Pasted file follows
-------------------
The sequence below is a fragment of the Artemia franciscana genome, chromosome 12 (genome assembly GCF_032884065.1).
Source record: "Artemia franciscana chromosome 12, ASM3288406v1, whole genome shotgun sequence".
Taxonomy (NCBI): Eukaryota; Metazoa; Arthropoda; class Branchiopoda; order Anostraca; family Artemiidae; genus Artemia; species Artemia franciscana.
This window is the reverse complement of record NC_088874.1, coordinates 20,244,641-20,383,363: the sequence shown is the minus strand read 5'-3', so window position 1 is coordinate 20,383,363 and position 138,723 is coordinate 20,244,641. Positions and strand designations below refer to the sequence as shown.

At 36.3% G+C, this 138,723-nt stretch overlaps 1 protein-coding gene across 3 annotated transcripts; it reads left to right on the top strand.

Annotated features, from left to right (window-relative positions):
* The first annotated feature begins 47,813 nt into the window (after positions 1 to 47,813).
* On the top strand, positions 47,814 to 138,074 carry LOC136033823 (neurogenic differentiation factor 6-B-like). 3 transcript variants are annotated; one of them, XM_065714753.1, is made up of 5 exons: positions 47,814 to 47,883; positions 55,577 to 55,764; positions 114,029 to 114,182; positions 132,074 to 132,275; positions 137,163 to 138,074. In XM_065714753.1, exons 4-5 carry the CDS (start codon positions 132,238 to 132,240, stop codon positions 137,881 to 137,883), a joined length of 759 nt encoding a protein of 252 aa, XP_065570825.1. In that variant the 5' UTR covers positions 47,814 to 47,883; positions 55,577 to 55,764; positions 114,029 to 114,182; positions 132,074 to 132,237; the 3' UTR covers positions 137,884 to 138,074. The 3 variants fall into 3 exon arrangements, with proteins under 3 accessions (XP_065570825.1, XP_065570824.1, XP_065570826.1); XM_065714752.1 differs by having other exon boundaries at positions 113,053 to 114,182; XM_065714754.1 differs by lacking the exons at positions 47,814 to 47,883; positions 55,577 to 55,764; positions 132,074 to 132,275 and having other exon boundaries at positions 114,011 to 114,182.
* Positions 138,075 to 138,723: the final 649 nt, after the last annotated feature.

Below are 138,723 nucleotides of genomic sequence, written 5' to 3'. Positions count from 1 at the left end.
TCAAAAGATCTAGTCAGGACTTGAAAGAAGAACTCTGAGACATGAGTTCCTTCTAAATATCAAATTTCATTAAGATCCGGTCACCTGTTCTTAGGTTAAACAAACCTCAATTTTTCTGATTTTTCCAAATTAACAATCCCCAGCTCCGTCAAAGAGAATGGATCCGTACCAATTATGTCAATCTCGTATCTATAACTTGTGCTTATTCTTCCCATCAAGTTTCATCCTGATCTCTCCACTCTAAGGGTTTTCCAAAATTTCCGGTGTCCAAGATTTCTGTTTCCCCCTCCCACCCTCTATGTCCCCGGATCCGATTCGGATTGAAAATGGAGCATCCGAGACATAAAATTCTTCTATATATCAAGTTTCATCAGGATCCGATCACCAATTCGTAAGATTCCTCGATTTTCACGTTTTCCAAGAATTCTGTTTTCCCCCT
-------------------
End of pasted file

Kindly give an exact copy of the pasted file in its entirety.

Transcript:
The sequence below is a fragment of the Artemia franciscana genome, chromosome 12 (genome assembly GCF_032884065.1).
Source record: "Artemia franciscana chromosome 12, ASM3288406v1, whole genome shotgun sequence".
Taxonomy (NCBI): Eukaryota; Metazoa; Arthropoda; class Branchiopoda; order Anostraca; family Artemiidae; genus Artemia; species Artemia franciscana.
This window is the reverse complement of record NC_088874.1, coordinates 20,244,641-20,383,363: the sequence shown is the minus strand read 5'-3', so window position 1 is coordinate 20,383,363 and position 138,723 is coordinate 20,244,641. Positions and strand designations below refer to the sequence as shown.

At 36.3% G+C, this 138,723-nt stretch overlaps 1 protein-coding gene across 3 annotated transcripts; it reads left to right on the top strand.

Annotated features, from left to right (window-relative positions):
* The first annotated feature begins 47,813 nt into the window (after positions 1 to 47,813).
* On the top strand, positions 47,814 to 138,074 carry LOC136033823 (neurogenic differentiation factor 6-B-like). 3 transcript variants are annotated; one of them, XM_065714753.1, is made up of 5 exons: positions 47,814 to 47,883; positions 55,577 to 55,764; positions 114,029 to 114,182; positions 132,074 to 132,275; positions 137,163 to 138,074. In XM_065714753.1, exons 4-5 carry the CDS (start codon positions 132,238 to 132,240, stop codon positions 137,881 to 137,883), a joined length of 759 nt encoding a protein of 252 aa, XP_065570825.1. In that variant the 5' UTR covers positions 47,814 to 47,883; positions 55,577 to 55,764; positions 114,029 to 114,182; positions 132,074 to 132,237; the 3' UTR covers positions 137,884 to 138,074. The 3 variants fall into 3 exon arrangements, with proteins under 3 accessions (XP_065570825.1, XP_065570824.1, XP_065570826.1); XM_065714752.1 differs by having other exon boundaries at positions 113,053 to 114,182; XM_065714754.1 differs by lacking the exons at positions 47,814 to 47,883; positions 55,577 to 55,764; positions 132,074 to 132,275 and having other exon boundaries at positions 114,011 to 114,182.
* Positions 138,075 to 138,723: the final 649 nt, after the last annotated feature.

Below are 138,723 nucleotides of genomic sequence, written 5' to 3'. Positions count from 1 at the left end.
TCAAAAGATCTAGTCAGGACTTGAAAGAAGAACTCTGAGACATGAGTTCCTTCTAAATATCAAATTTCATTAAGATCCGGTCACCTGTTCTTAGGTTAAACAAACCTCAATTTTTCTGATTTTTCCAAATTAACAATCCCCAGCTCCGTCAAAGAGAATGGATCCGTACCAATTATGTCAATCTCGTATCTATAACTTGTGCTTATTCTTCCCATCAAGTTTCATCCTGATCTCTCCACTCTAAGGGTTTTCCAAAATTTCCGGTGTCCAAGATTTCTGTTTCCCCCTCCCACCCTCTATGTCCCCGGATCCGATTCGGATTGAAAATGGAGCATCCGAGACATAAAATTCTTCTATATATCAAGTTTCATCAGGATCCGATCACCAATTCGTAAGATTCCTCGATTTTCACGTTTTCCAAGAATTCTGTTTTCCCCCT